Ever heard of Self-Compassion? I recently read the article “Self-Compassion as a Spiritual Practice” by James C. Wilhoit, published in Biola University’s Journal of Spiritual Formation and Soul Care. The author argues that the lies a person tells themselves are actually from the devil. He writes, “The harsh words spoken to ourselves are not just our words, they are the messages of the Accuser, who unlike our Heavenly Father, actively hates and despises us.” To fight against those lies, Wilhoit suggests following Dallas Willard’s idealized goal of spiritual formation, helping people “learn to love what is lovely.” Williard points out that God is what is lovely, as are his Words, given in the Scriptures. I agree with these principles completely and I think that learning to love what is lovely might be a summation of the good that can be gathered from Wilhoit’s article. This kind of mental focus is an important goal of the church. Paul impresses it in Col 3:1-2, “Therefore if you have been raised up with Christ, keep seeking the things above, where Christ is, seated at the right hand of God. Set your mind on the things above, not on the things that are on earth.” It is good for us to focus on and help people know God and his love for them revealed through Jesus.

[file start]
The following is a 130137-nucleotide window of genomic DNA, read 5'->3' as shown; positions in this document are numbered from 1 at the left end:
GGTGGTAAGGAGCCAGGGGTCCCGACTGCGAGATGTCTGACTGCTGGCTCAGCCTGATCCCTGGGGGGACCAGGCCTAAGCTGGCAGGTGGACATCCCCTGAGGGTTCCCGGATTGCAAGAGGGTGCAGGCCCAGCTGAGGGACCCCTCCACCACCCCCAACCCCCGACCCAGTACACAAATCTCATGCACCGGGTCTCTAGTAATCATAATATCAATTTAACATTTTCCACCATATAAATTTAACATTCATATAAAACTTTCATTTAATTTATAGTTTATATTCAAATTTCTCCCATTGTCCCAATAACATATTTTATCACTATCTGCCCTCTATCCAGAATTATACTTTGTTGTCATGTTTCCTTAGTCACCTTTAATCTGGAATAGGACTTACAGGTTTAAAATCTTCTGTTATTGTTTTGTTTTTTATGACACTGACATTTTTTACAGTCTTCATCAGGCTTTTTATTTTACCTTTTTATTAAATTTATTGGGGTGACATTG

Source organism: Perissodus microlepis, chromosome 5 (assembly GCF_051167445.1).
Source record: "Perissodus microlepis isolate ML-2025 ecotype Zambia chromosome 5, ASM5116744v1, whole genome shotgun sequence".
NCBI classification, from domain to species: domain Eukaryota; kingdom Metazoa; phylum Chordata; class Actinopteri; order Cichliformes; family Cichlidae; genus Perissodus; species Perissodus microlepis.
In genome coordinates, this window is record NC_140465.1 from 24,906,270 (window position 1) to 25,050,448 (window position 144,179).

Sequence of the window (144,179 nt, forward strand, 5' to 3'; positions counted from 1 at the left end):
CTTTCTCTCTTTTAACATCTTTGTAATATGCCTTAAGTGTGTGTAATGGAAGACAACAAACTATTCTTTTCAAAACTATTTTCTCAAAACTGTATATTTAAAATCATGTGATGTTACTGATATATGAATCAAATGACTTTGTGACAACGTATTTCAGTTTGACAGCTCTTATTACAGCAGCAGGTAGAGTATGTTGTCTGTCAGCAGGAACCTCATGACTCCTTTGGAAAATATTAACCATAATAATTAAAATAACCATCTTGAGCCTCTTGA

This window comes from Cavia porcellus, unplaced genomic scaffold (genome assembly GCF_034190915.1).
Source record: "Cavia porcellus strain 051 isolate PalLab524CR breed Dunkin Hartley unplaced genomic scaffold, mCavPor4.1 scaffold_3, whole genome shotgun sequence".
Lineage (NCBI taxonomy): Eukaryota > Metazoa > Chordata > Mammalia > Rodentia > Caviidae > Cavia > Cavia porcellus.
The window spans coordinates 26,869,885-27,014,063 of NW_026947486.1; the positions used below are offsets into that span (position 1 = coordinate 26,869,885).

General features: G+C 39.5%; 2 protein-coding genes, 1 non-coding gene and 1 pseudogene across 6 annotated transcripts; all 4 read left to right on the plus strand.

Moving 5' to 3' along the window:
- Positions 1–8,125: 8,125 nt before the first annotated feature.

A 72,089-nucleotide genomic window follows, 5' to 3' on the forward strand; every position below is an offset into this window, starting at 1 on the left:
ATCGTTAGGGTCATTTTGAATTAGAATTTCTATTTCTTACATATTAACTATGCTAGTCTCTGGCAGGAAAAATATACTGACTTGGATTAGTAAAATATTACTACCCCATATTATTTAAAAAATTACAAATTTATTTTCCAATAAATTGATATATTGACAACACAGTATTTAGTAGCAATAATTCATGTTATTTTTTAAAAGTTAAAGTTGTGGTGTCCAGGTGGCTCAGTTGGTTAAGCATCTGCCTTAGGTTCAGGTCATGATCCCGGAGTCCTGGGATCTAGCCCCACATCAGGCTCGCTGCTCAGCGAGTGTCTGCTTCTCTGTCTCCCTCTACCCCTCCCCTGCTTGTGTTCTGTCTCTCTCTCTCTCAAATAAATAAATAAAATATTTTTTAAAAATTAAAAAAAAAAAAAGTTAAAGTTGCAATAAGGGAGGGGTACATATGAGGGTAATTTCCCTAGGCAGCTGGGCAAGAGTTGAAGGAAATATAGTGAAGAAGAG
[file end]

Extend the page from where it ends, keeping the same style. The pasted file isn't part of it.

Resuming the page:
Wilhoit’s article, although well-meaning in seeking compassion, takes the idea too far. The term ‘self-compassion’ takes the focus off of God and off of God’s truth. It shifts the focus to self. When believers are self-focused, even when trying to be compassionately self-focused about God’s love, it’s too easy for the self part to get in the way of the God part. Look at how Eugene Lowry (from, “The Homiletical Plot: The Sermon as Narrative Art” pg 64) describes the difference. “I have known numerous persons who have been “looking for themselves” for a lifetime without success. And many there are whose sense of identity never involved any kind of conscious search for self at all. In reflecting on my own life, I observed that those times when I have seemed most in touch with myself when my self-identity has been most secure, have been those times when I was known by another—not by myself—and was accepted by that other. I then recalled someone’s having said that “those who give their lives in search of happiness will find many things, but never happiness.” Could it be that the issue of self-discovery is analogous? I believe s. My assumption now is that one’s search for self ultimately is fruitless because it seeks to find that which can only be given by another. In short, we may seek self-identity and hope to find ourselves, but the hoped-for result never occurs through our own efforts. We seek ourselves, but are finally found! One’s identity is the gift of another’s love.” Acceptance is a better term than self-compassion. Accept that what God says is true. Accept God’s love for me and you. Accept God’s mission on this planet too. Acceptance, trust, faith, and belief in God are better terms because they are more biblical and because they take the focus off self and keep the focus where it should be, on God.
John Riley 
Jr. High Pastor

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